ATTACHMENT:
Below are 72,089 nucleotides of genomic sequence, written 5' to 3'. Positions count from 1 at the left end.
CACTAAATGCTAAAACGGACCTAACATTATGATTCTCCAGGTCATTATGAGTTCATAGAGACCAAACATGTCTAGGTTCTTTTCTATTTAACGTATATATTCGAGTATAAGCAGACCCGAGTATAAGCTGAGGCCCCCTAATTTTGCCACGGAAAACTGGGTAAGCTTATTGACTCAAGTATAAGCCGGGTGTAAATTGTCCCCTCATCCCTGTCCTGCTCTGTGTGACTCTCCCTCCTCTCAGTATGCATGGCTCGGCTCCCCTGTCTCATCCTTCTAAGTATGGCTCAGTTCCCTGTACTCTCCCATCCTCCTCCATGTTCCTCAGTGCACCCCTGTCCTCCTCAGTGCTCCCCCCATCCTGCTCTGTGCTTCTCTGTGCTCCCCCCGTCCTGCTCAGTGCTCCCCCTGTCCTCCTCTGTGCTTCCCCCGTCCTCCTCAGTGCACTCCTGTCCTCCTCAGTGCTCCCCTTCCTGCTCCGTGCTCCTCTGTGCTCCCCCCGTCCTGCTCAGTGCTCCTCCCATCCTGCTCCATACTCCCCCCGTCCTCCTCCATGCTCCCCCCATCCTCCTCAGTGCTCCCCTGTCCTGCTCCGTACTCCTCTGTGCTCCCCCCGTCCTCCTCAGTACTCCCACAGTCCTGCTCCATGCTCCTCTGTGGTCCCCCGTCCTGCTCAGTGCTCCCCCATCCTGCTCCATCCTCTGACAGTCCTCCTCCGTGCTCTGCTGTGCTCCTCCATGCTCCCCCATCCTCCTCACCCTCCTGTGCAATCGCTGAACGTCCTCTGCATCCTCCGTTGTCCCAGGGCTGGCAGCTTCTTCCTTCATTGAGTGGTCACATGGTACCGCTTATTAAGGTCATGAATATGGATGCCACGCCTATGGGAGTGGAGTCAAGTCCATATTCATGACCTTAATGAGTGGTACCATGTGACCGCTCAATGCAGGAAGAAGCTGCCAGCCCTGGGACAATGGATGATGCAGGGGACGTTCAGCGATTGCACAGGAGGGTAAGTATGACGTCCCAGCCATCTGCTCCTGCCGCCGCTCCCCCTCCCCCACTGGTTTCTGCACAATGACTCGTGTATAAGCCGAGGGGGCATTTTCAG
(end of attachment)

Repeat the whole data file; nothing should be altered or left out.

Below are 72,089 nucleotides of genomic sequence, written 5' to 3'. Positions count from 1 at the left end.
CACTAAATGCTAAAACGGACCTAACATTATGATTCTCCAGGTCATTATGAGTTCATAGAGACCAAACATGTCTAGGTTCTTTTCTATTTAACGTATATATTCGAGTATAAGCAGACCCGAGTATAAGCTGAGGCCCCCTAATTTTGCCACGGAAAACTGGGTAAGCTTATTGACTCAAGTATAAGCCGGGTGTAAATTGTCCCCTCATCCCTGTCCTGCTCTGTGTGACTCTCCCTCCTCTCAGTATGCATGGCTCGGCTCCCCTGTCTCATCCTTCTAAGTATGGCTCAGTTCCCTGTACTCTCCCATCCTCCTCCATGTTCCTCAGTGCACCCCTGTCCTCCTCAGTGCTCCCCCCATCCTGCTCTGTGCTTCTCTGTGCTCCCCCCGTCCTGCTCAGTGCTCCCCCTGTCCTCCTCTGTGCTTCCCCCGTCCTCCTCAGTGCACTCCTGTCCTCCTCAGTGCTCCCCTTCCTGCTCCGTGCTCCTCTGTGCTCCCCCCGTCCTGCTCAGTGCTCCTCCCATCCTGCTCCATACTCCCCCCGTCCTCCTCCATGCTCCCCCCATCCTCCTCAGTGCTCCCCTGTCCTGCTCCGTACTCCTCTGTGCTCCCCCCGTCCTCCTCAGTACTCCCACAGTCCTGCTCCATGCTCCTCTGTGGTCCCCCGTCCTGCTCAGTGCTCCCCCATCCTGCTCCATCCTCTGACAGTCCTCCTCCGTGCTCTGCTGTGCTCCTCCATGCTCCCCCATCCTCCTCACCCTCCTGTGCAATCGCTGAACGTCCTCTGCATCCTCCGTTGTCCCAGGGCTGGCAGCTTCTTCCTTCATTGAGTGGTCACATGGTACCGCTTATTAAGGTCATGAATATGGATGCCACGCCTATGGGAGTGGAGTCAAGTCCATATTCATGACCTTAATGAGTGGTACCATGTGACCGCTCAATGCAGGAAGAAGCTGCCAGCCCTGGGACAATGGATGATGCAGGGGACGTTCAGCGATTGCACAGGAGGGTAAGTATGACGTCCCAGCCATCTGCTCCTGCCGCCGCTCCCCCTCCCCCACTGGTTTCTGCACAATGACTCGTGTATAAGCCGAGGGGGCATTTTCAG